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Sharon Hanshaw lost just about everything she owned when Hurricane Katrina sent a storm surge plowing through her neighborhood in East Biloxi, Mississippi. Her home, her business, and her car are all gone.
But now Hanshaw, and a growing number of other women in the Gulf Coast community, have a new foundation from which to begin rebuilding part of their lives: Coastal Women for Change, or CWC, a fledgling group of newborn activists determined have a say in the recovery of their neighborhoods.
Whatever the 2006 hurricane season brings, CWC may serve as a buffer to additional hardship. It has taught many of the women that each of them has a voice, and those voices count—individually and collectively.
"Our mission is to empower these women with knowledge of what they can do," said Hanshaw, the group's new director. "It's unlimited. You can build. You can go back to school. You can call your local officials. You can talk to them. They're there for us."
Now numbering about 25 regular members, with a core group of 10, CWC was launched with the help of Safiya Daniels, a community development specialist for Oxfam America, who has been working chiefly in Biloxi and Gulfport.
"One big difference that I saw between these two cities was the existence of organized community groups," said Daniels. "I realized that outside of the churches, Biloxi had none. I also noticed there was very little institutionalized female leadership in Biloxi."
Daniels also worried that there seemed to be few community gatherings in Biloxi to discuss what direction the city was taking as it began recovering from Katrina. Long-range community planning was not on anyone's neighborhood radar screen.
"This was a dangerous situation," said Daniels. "Everyone else was making a plan: casino developers, condo developers, and the city, but there was very little evidence of broad community participation."
She knew the concern was there—"in every community there are lots of concerned women who want a vibrant, healthy, and safe community for their families to live in"—but how to turn that interest into action was the missing piece. So, Daniels called a meeting.
One meeting followed by many more
"I brought a group of women together to talk about what was happening in their community, what issues and problems they faced, and how these could be addressed," said Daniels.
That first meeting grew into a series of sessions which blossomed into action, spawned weekly gatherings, attracted new members, and finally gave birth to an official group with a name and stated mission. Its goal is this: "to make a difference in our communities through securing and revitalizing our neighborhoods." Information sharing is the critical tool in achieving that end.
"I don't want people to be left out," said Hanshaw. "I want to give them knowledge. Knowledge is power."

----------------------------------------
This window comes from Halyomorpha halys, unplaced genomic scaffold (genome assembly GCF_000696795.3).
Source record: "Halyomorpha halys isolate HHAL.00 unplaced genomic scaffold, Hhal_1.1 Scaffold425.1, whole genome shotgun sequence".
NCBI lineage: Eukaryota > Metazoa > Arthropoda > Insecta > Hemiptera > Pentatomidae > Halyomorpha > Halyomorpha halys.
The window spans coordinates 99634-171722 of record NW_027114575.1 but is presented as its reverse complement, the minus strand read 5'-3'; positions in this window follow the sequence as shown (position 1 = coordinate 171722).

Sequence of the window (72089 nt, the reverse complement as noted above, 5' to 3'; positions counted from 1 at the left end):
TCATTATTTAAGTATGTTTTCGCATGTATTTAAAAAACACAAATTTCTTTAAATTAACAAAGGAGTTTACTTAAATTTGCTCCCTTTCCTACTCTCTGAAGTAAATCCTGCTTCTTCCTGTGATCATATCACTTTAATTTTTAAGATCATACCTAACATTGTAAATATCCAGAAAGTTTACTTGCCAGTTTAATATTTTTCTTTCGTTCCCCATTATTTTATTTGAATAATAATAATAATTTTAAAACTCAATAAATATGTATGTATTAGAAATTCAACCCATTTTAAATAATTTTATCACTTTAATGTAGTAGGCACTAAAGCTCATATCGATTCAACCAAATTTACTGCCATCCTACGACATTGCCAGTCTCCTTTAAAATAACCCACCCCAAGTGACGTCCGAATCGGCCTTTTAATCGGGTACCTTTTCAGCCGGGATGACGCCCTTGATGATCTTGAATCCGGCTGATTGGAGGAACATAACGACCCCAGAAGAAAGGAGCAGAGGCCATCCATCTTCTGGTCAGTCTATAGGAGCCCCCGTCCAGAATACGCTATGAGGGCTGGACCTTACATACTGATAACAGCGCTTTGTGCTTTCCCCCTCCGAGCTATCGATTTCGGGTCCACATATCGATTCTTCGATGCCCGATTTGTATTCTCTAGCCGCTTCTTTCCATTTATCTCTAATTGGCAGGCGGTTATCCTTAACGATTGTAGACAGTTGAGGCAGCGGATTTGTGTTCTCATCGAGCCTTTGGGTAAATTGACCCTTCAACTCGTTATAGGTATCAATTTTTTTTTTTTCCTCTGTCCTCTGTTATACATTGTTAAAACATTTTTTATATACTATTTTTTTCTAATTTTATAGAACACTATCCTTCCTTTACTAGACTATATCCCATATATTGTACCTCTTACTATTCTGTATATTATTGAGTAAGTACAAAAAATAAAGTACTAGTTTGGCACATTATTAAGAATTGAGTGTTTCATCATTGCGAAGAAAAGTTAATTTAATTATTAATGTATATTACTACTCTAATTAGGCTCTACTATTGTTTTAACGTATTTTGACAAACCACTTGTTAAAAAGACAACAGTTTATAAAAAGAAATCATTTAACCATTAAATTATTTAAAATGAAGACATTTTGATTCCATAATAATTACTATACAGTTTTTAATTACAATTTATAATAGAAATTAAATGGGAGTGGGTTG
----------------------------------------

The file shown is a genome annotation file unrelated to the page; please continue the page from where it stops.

Knowledge starts with asking questions, and one of the first events CWC sponsored was a Biloxi community forum to which it invited the mayor, city councilors, and members of the city planning department. Questions abounded—about flood elevations mapped out by the Federal Emergency Management Agency (FEMA), about affordable housing, about displaced people. Nearly 200 residents showed up for the forum.
Attendees not only got some answers, some of them learned a deeper lesson as well.
"Democracy works only if people make it work," said Daniels. "And we do that by holding people accountable. There possibly has never been a time during the mayor's 13-year tenure that he found himself in such a position, being watched and held accountable by this particular community, and in such a public way."
Signing up for city business
Asking questions is the first step. Having a say in the answers is the next step. Right away, CWC members sought seats on a planning commission formed by Biloxi Mayor A.J. Holloway. Called Reviving the Renaissance Committee, it was given 90 days to come up with a plan for the city's recovery.
Five CWC members have been weighing in on matters of finance, education, land use, and affordable housing—the subcommittees for which they signed up. And people are beginning to listen to CWC's opinions.
"We are in the paper every week," said Hanshaw, adding that she gets the sense she is even making some of the powerbrokers nervous.
"They try to turn their heads when I come up," she said. "Especially the developers. They don't want to talk to me. They know where I stand."
For Cass Woods, working with CWC has given her a direct link to her community, and that link is allowing her to make things better all around.
"It makes me feel good to help someone," said Woods, who has been living in a government issue trailer—the size of a matchbox, she said—parked in her back yard for months. "That's what has helped me get through my loss."
With a $30,000 seed grant from the 21st Century Foundation, CWC will be able to pay Hanshaw a salary, purchase office supplies, and begin to look ahead at how to fund itself into the future.
Meanwhile, the organization is undertaking a new task: a survey of East Biloxi to find out the childcare needs of the community's residents. To renew its license, a local day care organization is being required to assess the need for its services in the area.
"This is our first project," said Hanshaw. "Another accomplishment under our belts."
And it's just the kind of project Daniels had a hunch a group like CWC could offer the community.
"The needs of the community will drive what CWC takes on," said Daniels. With those needs being constant—as they are in every community—Daniels expects the new organization to have a long and productive life.
"It's going to stand on its own. I am confident of that," she said. "I could see it truly growing into a coastwide organization."